Called for a change of lights, the flower-hues faded,

The bird-chatter was stilled, and they stood out,

Changed to our eyes in the livid glare of danger,

Separate in their blue, strange and unknown.




(but not aloud)


I am not gone so far away

That, even in my battle-place,

Through rifted cloud I cannot see

Spread dim below me England's face.


The woods that look like clustered weeds,

The chessboard fields, the pin-point spires,

Sun on familiar windows, even

Faint smoke of autumn garden-fires.


Since this I ride is English air,

I have not gone so far away:

From this new world I still can see

The world I knew but yesterday.


And I can see beneath my feet

The paths where not so long ago,

Before the summons came to me,

Your feet and mine were wont to go.


O new-wed wife, I am not far !

Even from the garden that we knew

You yet may see my frozen trail

Looped white across the blue.





The time will come when Ocean shall resume

His ancient sovranty upon this isle,

When all our glories shall deep-plunged be

Under a lonely sea,

And wide across this many-peopled room

The waves will roll again, mile on blue mile.


Then, not till then, the tale shall go untold

Of how the cloudy battlements were manned,

How when the gathering thunders rolled

And all the world else stood apart,

We waited, trusting in a little band,

We waited, taut and breathing close,

Till, when those vultures came to peck our heart,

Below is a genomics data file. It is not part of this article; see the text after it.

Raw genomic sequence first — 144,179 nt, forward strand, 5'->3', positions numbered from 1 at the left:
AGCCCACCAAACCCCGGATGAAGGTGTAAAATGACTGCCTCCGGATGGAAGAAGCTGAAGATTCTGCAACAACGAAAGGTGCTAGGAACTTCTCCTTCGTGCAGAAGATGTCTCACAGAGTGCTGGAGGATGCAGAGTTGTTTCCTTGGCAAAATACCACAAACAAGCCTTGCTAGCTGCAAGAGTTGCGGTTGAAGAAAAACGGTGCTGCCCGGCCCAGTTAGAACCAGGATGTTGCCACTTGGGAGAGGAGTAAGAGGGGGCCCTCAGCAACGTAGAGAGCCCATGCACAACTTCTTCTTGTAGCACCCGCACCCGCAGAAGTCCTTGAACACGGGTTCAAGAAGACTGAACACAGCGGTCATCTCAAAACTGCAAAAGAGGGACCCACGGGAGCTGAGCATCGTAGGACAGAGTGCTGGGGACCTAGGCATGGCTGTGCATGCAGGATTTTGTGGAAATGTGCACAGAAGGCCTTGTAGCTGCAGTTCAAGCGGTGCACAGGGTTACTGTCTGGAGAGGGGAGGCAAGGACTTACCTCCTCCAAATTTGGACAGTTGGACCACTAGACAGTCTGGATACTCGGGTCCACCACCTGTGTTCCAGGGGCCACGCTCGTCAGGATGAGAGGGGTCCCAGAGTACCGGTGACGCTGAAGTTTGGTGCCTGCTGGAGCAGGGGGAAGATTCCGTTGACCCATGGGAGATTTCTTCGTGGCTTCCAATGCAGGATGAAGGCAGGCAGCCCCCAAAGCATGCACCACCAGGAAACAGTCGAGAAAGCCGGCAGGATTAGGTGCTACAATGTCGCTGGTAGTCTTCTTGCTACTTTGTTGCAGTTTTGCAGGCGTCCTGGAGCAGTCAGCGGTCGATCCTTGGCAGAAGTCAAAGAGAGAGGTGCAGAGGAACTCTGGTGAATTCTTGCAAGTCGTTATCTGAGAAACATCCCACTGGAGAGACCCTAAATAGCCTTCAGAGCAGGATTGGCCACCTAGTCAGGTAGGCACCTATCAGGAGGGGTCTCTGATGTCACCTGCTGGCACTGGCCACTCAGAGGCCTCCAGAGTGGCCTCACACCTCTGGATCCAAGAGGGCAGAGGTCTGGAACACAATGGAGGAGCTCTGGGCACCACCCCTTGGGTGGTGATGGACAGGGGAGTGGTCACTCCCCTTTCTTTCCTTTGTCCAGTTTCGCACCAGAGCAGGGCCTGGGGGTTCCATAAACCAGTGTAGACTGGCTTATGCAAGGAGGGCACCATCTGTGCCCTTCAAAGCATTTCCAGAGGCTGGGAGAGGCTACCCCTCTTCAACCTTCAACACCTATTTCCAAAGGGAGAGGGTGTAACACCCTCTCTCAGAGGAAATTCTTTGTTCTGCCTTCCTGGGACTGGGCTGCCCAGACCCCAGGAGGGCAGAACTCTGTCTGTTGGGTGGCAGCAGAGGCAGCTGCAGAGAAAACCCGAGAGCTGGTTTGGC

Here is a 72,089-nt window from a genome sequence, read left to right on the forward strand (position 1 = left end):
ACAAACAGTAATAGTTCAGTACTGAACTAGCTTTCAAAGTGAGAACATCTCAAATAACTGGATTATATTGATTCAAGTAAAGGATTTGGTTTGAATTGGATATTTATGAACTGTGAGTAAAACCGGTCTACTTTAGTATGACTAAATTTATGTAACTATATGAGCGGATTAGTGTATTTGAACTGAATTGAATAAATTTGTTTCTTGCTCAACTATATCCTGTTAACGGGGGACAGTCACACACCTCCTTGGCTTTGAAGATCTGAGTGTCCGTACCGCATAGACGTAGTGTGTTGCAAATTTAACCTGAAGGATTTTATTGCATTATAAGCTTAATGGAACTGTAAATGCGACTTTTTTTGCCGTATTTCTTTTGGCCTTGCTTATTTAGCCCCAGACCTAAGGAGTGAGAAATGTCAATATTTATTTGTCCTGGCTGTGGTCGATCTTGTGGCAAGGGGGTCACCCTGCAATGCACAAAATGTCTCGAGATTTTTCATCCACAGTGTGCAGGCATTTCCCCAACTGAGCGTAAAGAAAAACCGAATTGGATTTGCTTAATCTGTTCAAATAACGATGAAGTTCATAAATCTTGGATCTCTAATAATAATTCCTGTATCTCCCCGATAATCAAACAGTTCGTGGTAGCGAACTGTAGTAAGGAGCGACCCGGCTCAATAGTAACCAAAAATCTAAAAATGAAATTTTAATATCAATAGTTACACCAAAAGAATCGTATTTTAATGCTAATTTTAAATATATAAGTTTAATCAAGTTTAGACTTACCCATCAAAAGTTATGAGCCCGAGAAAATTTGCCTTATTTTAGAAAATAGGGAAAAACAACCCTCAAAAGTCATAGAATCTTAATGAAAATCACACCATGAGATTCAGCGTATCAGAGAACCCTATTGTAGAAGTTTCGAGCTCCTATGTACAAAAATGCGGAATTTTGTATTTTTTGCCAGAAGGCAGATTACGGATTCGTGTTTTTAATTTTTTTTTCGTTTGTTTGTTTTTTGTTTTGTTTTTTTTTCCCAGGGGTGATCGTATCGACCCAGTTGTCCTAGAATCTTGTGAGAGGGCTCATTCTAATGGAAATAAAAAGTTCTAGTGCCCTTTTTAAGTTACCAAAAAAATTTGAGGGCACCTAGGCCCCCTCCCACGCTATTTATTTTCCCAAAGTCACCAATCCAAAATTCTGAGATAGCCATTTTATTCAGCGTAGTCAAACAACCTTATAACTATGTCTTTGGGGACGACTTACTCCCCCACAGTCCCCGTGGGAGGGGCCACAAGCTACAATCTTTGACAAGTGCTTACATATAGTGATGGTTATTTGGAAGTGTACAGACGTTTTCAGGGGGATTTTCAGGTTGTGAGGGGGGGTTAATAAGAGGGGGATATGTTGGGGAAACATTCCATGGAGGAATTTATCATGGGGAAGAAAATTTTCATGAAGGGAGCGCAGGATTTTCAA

Proud as a flight of swans the fighters rose.






This was their kingdom, the air, and it bore them like kings,

And they were the shield for us all who dwelt under their wings.


Brief had their lives been until then, nor much longer endured,

But just for so long as the need, till the end was assured,

This they gave up as a ransom, that we might go free,

Richness of days not yet lived, all the fullness to be,

The joy of life's long slow achievement, the race and the prize,

The peace of the ultimate evening, before the light dies.


All this they burnt up in a moment, the young men, the kings,

Who guarded this land in that hour by the might of their wings.


No gift have we now we may give them that weighs what they gave,

But the clouds of our skies shall entwine them the wreath for their grave.


Edward Shanks (1892 – 1953)


(*Threnody: genre of poetry and song, mourning the death of a person or people, similar to a lament.)






For England and St.George!
Thought for the Day
Tomorrow is the day you were hoping for yesterday.
England's Claim of Right

I've signed The English Claim of Right

Remember to Fly the English Flag and Wear a Rose on St.George's Day April 23rd
A little bit about myself.
First and foremost I am English.
I am proud to be a member of the
Royal Society of St. George.

I am also a member of the
Royal British Legion and the
United Kingdom National Defence Association (UKNDA).

I was an officer in the Army Cadet Force
for over 25years.

I am a member of the English Democrats Party.

Links to all these organizations can be found in the
web-links section.

I also enjoy writing short stories (nothing published as yet!)
and samples of these are included on this site.
I also have another site devoted to my writings at: http://domasionragor.webs.com/

If I had a motto, it would be:
Honesty, Loyalty, Integrity.
Remember Your Towel!
Don’t Panic!
International Towel Day is
25th May

It can be said that anyone who can hitch the length and breadth of the [world], rough it, slum it, struggle against terrible odds, win through,
and still knows where his towel is,
is clearly a man to be reckoned with.'
(Copyright: Douglas Adams)
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The Answer is 42 .... and Remember Where Your Towel is! Important Notice: Unless otherwise stated all stories, poems, observations or comments on this website are the sole property of Allan James Lammiman and should not be downloaded, scanned or otherwise copied without the owners permission. This website was created for free with Own-Free-Website.com. Would you also like to have your own website?